Sunday, March 31, 2019

Red sand dunes of Namibia

We have come to Namibia to see the magnificent red sand dunes, and this is the day.
The sand takes on a red hue as the morning sun rises.
We leave Kulala Lodge, which is located on the edge of Namib-Naukturt National Park, early in the morning. Despite its remoteness, the more developed part of the Namib Desert, which includes the awesome dunescapes around Sossusvlei, are surprisingly accessible by aircraft or by road. From our camp’s location, we take a shortcut to access a private entrance into the park and arrive there before most of the crowds.

Sossusvlei comes from the native words sosses meaning “land of no return” and vlei meaning “dry place.” It’s an apt description of the place where the Namib desert’s dunes come together and prevent the Tsauchab River from flowing to the Atlantic Ocean. The result is a large salt-filled pan surrounded by enormous mountains of golden sand in the heart of the Namib.
For perspective on how high the dunes are,
notice the people climbing this dune.
As the sun begins to rise, the magic show begins, turning ordinary sand into a fiery spectacle. Dramatic shadows appear, with the scene constantly changing as the sun moves higher in the sky. Yellow and grey hues of the drab salt pan landscape contrast sharply with the fiery dunes, the highest of the desert. It’s a glorious scene featured on countless travel brochures and calendars, so expectations are high.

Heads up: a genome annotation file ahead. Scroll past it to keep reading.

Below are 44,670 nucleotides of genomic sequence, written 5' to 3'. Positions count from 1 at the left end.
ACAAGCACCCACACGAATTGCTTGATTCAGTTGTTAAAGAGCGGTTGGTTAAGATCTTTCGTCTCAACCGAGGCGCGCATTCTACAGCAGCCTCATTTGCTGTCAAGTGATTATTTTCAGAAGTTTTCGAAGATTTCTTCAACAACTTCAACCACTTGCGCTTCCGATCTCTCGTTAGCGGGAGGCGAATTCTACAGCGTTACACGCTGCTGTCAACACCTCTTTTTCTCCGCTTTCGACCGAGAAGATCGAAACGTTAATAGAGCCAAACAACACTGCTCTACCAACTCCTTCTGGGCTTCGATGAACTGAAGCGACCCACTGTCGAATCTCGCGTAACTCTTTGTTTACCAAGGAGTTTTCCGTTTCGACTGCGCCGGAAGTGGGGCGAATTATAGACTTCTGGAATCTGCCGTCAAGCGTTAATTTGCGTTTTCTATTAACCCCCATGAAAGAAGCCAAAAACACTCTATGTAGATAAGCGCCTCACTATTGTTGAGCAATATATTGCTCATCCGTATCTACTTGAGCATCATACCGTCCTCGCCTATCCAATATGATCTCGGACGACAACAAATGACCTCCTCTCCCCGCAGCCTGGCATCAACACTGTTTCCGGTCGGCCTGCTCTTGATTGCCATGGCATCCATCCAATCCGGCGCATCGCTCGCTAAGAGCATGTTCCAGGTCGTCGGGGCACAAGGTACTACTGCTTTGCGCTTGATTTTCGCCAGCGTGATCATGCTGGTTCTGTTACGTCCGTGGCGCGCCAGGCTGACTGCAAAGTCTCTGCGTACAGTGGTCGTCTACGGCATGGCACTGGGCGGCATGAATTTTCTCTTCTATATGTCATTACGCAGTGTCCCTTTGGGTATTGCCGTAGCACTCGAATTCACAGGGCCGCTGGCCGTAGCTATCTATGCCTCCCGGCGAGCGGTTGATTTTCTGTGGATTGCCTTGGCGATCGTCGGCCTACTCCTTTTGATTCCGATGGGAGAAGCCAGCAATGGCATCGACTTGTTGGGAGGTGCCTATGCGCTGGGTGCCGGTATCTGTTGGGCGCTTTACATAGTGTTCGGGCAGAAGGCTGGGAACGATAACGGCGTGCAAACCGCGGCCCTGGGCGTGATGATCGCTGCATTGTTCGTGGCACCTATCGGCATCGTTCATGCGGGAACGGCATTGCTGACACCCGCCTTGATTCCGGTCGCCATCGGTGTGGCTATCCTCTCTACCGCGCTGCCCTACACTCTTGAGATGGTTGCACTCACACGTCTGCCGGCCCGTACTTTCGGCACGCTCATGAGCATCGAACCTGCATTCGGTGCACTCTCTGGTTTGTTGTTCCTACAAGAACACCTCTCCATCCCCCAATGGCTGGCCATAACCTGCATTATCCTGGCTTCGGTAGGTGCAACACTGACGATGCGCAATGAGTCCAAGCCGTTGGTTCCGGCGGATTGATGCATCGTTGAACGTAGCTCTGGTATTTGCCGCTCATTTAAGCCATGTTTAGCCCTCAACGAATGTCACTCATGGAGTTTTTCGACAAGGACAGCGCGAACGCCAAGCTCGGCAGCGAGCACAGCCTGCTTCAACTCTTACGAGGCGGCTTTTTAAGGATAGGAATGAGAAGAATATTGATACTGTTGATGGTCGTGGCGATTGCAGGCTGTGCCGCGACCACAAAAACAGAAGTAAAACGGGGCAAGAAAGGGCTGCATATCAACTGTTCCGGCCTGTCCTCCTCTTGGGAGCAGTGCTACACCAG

It does not disappoint.
Dawn and dusk provide the best opportunities for spectacular photography, and we didn’t let the morning light go to waste. We snapped photos of classically curved dunes from numerous angles. Every few minutes as we drove along there was another majestic dune to photograph.

We walk in footsteps before they are blown away by the wind.
After driving by the park’s first dune and seeing a full parking lot because many people had stopped there, we decide to go further and soon are rocking and rolling through the deep sand. Only four-wheel drive vehicles are allowed as it’s easy to get stuck in this terrain.
Arriving at the dune called Big Daddy, we choose an “arm” or extension to hike. About halfway up, the wind begins to blow hard, spraying sand on our cameras and stinging our faces. In single file we chug through the steep climb, balancing in our steps in the soft, moving sand.

Below the dune in the dry salt pan.
The key is to step in footprints left by another hiker. Getting off the path could mean getting stuck in the cavernous, quick-sand-like surface.  The problem is that these footprints disappear quickly in the strong wind. In fact, a sandy fog is created by wind at the top and subsequently hampers our view of stunning landscapes.
At the top of the dune, we remove our shoes and socks and step gingerly off the ridge onto the shadowy slip face, sinking to mid-calf in the warm, fluffy sand. Despite walking slowly (our guide is quite practiced and scampers down in a matter of minutes), at one point I falter and catch myself with the hand carrying my hiking boots, thus filling them with more sand.

Vegetation cannot survive in the harsh conditions of the salt pan.
At the bottom we find ourselves wandering around a portion of the huge salt pan. Any trees that had grown there are now merely ghostly branches. But we have a chance to look back up where we had been—a truly mesmerizing sight and a highlight of the day’s adventure. My bucket list just got shorter.
Photos by Larry and Beverly Burmeier


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